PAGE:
I’ve been writing a ‘cowgirl story’ lately and have been giving some thought to old maxims from my childhood. Some of them were well known:
Mom used to say, “Don’t cut off your nose to spike your face.” I was generally happy to agree to that one. “Don’t throw the baby out with the bath water,” seemed like good advice, too, at least on a literal level.
But some of her adages were mysteries to me. “Batten down the hatches,” for instance. We were plains farmers. I mean seriously, I didn’t know nautical terms from rocket science. In fact, I’m still not sure what a hatch is. Still I was pretty comfortable with, “Don’t give up the ship.”
I realize now that a lot of my parents’ favorite phrases involved animals. “Don’t look a gift horse in the mouth,” made perfect sense to me, because, of course, you judge a horse’s age by its teeth and don’t want to find fault with a gift. But… “Don’t let the cat out of the bag?” What? Or, “Don’t beat a dead horse?” Why would you? In our dating years we heard, “There are a lot of fish in the sea,” “Familiarity breeds contempt” and, “What’s good for the goose is good for the gander.” Early in my children’s lives I changed, “Let sleeping dogs lie,” to “Let sleeping babies lie.”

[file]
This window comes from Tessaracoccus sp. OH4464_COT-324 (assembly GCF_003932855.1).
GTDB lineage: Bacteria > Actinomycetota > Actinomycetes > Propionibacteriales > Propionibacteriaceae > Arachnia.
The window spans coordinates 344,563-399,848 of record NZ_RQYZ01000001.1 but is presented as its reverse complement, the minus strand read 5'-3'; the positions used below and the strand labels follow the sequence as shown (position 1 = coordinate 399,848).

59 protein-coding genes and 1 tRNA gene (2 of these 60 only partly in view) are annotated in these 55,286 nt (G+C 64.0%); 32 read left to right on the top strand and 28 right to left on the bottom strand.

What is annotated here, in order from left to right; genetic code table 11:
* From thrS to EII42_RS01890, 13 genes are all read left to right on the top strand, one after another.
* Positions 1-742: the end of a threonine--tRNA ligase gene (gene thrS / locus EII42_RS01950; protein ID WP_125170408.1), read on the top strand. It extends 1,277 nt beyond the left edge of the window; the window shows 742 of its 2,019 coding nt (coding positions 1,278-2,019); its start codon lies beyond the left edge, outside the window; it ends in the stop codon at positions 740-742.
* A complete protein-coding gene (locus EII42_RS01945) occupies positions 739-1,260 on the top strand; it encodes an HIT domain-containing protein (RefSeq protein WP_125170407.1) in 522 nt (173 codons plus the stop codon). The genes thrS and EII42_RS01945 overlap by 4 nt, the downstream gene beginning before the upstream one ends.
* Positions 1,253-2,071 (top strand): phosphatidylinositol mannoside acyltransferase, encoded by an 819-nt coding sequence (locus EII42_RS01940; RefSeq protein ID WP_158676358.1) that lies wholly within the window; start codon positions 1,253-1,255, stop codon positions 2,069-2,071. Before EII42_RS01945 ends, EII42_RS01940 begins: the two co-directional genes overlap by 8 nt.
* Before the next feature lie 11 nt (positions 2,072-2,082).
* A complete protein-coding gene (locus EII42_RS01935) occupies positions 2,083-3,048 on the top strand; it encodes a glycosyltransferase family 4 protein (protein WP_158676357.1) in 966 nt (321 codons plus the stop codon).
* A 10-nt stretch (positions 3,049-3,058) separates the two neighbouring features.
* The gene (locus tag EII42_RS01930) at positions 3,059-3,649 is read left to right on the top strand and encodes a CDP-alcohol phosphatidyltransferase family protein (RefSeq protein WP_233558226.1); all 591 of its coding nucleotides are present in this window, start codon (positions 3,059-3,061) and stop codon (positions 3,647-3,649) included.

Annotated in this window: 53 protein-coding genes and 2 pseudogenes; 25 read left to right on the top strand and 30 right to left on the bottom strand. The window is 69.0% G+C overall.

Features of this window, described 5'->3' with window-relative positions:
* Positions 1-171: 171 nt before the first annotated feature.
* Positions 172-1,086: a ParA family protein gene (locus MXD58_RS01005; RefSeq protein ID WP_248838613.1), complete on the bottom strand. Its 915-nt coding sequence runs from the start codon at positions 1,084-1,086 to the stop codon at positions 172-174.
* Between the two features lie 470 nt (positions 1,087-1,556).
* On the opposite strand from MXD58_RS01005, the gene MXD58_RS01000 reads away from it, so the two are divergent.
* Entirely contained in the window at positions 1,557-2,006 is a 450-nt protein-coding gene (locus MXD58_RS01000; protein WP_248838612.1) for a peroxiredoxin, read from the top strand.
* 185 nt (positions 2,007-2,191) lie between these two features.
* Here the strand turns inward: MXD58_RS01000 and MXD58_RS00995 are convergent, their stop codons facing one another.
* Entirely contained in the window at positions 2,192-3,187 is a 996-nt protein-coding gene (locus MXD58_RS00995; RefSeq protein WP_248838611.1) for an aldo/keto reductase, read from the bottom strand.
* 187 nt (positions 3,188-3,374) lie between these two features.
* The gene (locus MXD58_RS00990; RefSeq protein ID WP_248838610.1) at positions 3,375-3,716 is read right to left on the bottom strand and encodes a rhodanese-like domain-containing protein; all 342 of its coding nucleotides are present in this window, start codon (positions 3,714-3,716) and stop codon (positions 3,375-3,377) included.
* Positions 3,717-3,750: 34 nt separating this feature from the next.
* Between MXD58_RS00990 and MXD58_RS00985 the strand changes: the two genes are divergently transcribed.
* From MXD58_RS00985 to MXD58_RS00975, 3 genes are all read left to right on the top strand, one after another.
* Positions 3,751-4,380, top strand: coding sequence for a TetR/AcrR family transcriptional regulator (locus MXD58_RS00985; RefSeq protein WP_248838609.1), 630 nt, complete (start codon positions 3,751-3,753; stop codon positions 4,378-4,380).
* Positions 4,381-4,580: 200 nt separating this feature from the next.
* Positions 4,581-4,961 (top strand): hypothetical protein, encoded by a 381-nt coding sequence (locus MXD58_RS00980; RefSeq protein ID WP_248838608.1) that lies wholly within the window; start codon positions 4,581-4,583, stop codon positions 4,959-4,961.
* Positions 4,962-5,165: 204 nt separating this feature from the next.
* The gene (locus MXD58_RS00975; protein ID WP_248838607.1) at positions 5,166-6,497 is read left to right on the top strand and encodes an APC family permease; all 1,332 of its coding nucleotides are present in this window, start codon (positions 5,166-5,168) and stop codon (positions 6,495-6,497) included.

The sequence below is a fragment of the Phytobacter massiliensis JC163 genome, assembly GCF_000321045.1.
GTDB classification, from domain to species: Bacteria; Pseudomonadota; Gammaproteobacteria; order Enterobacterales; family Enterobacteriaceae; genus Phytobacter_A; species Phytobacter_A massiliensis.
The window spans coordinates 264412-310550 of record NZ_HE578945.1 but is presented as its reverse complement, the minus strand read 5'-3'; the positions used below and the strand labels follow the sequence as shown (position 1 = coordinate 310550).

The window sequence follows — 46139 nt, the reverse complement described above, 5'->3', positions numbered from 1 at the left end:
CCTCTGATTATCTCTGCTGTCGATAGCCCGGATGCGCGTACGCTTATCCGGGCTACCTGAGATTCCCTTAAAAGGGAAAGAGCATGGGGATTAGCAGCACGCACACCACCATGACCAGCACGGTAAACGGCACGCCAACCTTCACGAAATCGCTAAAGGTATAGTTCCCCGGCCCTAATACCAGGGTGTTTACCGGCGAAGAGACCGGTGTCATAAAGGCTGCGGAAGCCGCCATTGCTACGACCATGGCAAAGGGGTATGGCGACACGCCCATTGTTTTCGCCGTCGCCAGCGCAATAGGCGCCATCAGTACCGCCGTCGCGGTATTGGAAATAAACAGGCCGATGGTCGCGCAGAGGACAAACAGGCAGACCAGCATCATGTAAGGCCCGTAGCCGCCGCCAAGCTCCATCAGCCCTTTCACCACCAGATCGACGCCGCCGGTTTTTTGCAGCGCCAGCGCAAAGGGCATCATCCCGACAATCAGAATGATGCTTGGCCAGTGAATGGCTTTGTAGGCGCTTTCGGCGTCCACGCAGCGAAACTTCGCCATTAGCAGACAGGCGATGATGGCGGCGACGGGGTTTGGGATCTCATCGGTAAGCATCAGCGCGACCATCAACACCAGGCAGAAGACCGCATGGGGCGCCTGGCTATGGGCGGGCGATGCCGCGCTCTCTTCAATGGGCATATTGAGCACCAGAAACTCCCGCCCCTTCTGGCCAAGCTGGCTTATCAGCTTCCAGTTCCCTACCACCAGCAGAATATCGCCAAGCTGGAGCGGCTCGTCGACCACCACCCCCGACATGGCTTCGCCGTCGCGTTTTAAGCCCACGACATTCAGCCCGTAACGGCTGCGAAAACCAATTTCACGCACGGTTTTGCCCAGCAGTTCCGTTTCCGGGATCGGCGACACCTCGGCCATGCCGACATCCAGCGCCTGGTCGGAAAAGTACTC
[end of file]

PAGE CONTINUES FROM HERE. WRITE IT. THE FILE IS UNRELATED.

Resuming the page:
There were many days when the weather was “Not fit for man nor beast. “Idle hands were always the devil’s tools,” on the farm. And we were generally expected to “Pull ourselves up by our bootstraps.” I have never, however, managed to live up to, “Don’t bite off more than you could chew,” but at least it was a well-known adage. There were many that weren’t. And some that weren’t really G rated but seemed accepted simply because they’d somehow passed down through the family.
For instance, my father often said, “Tell him to go piss up a rope.” Really? Then there was, “Ugly as a mud fence.” Okay. Or, one of my personal favorites, “Worthless as tits on a boar.” Hmmm.
So how about you? Got any weird sayings that have been passed down through the ages?